In the spring of 1973, a project was initiated to develop a vehicle computer using a microprocessor. The effort was executed at the Electronic Control Systems Department within the GM Engineering Staff. This ECS Department was created in 1971 by Trevor O. Jones under the directive of Edward Cole to advance the utilization of electronics in automobiles. Prior to this effort, the control functions implemented by this computer had been performed with analog circuitry or mechanically.
The project encompassed algorithm development using digital logic circuitry, custom designed interface circuitry, microprocessor and memory circuitry, and software implementation of the algorithms. Individual teams of engineers were formed to implement each aspect of the project and then worked together to create the microprocessor controlled vehicle. By mid-summer 1974, two Buick vehicles (designated Alpha IV vehicles) containing microprocessor controllers were functional and were being tested and evaluated.
Three vehicle speed control functions included cruise control, four wheel anti-lock brake control, and traction (or anti-slip) control. These functions utilized high resolution wheel speed counter interfaces to the 4 bit microprocessor and efficient algorithms to perform all control functions within a 15 millisecond refresh cycle. Besides these vehicle speed control functions, the computer performed speed warning, speed limiting, and automatic door lock functions and displayed the vehicle speed in digital and analog formats. The odometer and trip odometer features were maintained in non-volatile memories and displayed in digital formats. Other display features included time of day and elapsed trip time.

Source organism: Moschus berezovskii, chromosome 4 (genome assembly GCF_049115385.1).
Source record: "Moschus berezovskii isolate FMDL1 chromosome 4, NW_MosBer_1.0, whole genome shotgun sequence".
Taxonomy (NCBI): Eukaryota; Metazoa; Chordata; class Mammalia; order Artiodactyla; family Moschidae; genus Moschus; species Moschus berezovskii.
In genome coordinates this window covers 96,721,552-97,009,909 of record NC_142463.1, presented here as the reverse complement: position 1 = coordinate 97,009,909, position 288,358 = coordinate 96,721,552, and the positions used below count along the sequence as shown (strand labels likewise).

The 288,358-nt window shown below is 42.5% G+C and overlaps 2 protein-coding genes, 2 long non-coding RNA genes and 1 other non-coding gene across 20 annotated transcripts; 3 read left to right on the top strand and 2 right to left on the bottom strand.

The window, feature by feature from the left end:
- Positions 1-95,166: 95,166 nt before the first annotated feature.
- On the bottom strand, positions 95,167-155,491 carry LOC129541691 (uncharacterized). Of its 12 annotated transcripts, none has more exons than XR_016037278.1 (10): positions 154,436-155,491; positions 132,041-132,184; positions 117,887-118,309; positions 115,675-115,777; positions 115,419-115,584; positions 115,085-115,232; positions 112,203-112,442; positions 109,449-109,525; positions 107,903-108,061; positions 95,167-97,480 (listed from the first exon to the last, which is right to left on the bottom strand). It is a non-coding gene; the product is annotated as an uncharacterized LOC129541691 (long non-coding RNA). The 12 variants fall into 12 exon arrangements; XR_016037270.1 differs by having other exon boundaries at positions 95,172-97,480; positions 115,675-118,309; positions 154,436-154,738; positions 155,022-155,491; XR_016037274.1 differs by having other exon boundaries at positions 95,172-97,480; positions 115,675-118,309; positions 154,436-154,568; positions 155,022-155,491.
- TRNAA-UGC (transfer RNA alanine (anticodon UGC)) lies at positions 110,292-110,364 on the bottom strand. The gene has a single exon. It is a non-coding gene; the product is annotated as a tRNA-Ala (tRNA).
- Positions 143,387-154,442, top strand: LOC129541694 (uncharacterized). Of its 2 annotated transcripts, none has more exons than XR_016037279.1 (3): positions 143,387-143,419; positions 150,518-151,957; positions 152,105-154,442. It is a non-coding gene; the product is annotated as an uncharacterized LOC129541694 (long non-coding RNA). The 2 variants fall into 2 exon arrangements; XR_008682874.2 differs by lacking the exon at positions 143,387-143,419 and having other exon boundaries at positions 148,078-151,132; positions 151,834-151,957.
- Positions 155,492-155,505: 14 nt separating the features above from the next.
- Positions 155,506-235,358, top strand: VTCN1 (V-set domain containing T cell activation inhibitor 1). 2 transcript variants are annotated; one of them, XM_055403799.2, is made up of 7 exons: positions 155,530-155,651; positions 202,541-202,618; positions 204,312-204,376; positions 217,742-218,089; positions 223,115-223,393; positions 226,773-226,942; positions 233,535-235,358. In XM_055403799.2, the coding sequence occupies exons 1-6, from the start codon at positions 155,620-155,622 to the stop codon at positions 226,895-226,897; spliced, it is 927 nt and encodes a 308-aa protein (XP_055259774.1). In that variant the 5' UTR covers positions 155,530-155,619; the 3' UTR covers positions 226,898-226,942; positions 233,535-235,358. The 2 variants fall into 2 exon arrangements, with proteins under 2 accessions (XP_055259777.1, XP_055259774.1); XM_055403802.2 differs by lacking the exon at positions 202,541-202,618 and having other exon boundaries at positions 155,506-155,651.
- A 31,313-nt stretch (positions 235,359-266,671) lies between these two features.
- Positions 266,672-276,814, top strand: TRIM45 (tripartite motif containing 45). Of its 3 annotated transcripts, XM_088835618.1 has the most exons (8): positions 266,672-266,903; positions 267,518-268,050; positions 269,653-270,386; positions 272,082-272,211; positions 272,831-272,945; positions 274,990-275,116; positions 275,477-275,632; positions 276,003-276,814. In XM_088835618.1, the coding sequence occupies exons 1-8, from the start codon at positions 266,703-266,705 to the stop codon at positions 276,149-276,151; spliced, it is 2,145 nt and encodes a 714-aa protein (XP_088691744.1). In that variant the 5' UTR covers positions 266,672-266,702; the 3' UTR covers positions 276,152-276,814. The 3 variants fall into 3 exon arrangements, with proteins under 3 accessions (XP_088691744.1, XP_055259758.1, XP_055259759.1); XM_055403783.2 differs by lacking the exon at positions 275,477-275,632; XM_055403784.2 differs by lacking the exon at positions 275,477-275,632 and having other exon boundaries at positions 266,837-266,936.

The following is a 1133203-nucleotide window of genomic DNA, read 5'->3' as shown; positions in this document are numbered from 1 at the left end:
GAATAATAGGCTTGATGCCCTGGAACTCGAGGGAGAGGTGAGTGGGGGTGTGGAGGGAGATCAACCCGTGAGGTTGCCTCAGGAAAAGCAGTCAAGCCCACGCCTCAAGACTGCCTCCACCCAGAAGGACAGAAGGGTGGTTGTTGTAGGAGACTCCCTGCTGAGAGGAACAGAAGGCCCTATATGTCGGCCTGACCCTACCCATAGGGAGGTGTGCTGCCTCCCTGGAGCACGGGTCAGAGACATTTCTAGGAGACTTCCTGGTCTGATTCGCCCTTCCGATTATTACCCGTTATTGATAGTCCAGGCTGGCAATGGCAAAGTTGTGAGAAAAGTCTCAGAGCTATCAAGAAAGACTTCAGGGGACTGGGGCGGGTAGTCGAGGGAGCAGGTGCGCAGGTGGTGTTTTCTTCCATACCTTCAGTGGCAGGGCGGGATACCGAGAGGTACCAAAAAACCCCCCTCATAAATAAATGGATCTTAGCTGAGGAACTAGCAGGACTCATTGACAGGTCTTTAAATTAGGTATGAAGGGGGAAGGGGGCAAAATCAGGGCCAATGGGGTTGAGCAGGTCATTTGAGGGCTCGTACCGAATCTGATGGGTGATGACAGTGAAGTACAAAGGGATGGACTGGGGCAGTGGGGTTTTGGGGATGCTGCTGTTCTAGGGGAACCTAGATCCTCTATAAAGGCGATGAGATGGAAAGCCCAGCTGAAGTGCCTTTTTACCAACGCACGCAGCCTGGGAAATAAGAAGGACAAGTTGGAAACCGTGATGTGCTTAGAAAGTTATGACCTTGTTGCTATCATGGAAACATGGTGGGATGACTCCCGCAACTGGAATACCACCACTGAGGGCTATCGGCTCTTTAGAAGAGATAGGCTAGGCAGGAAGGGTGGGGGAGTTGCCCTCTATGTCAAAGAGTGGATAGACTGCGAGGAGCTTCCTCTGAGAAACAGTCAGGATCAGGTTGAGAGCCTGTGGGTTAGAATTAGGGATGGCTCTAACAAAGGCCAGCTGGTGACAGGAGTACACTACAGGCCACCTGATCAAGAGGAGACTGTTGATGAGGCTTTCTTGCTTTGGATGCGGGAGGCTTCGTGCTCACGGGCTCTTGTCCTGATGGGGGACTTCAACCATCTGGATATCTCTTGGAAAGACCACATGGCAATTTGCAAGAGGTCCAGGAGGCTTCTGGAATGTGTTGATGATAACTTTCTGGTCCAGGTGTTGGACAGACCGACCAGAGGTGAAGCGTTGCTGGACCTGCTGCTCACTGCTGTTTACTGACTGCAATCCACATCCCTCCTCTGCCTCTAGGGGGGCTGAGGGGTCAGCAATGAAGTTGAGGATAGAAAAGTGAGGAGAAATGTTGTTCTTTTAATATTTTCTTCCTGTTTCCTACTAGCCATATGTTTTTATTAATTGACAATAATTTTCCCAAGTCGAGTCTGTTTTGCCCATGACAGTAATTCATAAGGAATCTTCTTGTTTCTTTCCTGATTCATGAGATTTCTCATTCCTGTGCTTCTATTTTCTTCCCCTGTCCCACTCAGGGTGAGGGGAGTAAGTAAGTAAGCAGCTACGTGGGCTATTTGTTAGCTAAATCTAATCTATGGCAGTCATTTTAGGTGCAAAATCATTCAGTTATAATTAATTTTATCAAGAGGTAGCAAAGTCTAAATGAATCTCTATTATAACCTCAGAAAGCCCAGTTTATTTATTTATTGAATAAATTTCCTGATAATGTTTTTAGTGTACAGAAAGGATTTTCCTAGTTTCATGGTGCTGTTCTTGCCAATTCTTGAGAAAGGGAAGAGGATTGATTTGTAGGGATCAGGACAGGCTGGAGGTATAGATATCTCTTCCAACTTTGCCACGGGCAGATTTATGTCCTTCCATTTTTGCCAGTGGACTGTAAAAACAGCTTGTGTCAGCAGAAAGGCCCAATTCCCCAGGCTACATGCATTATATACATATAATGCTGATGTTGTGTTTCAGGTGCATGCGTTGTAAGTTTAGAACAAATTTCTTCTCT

Engine control features on this vehicle included ignition spark advance and dwell controls. To accomplish these features accurately, high resolution counters were utilized as inputs to and outputs from the microprocessor. The microprocessor algorithm was refreshed every 15 milliseconds and had to respond sudden engine accelerations and decelerations. The engine speed was displayed in a digital tachometer format.
This system concept was presented at the Second Convergence Convention and published as SAE Document 750432 – Application of Microprocessors to the Automobile Authors: T.O. Jones, T.R. Schlax, & R.L. Colling; Published February 1975
Following this project, another vehicle (designated Alpha V) was developed with a microprocessor controlled display system. It demonstrated many of the same functions in the previous vehicles. Simultaneously, two custom integrated circuits were specified and designed. One device was an interface circuit for the microprocessor to communicate with vehicle sensors. The other device was intended to calculate and display fuel economy; instantaneous and average miles per gallon.
These demonstration vehicles provided an impetus for Delco Electronics to begin a development effort on a custom automotive microprocessor design. The algorithms and interface circuitry used in these projects provided a good knowledge base for this microprocessor specification. By the early 80’s, microprocessors were integrated into production vehicle systems.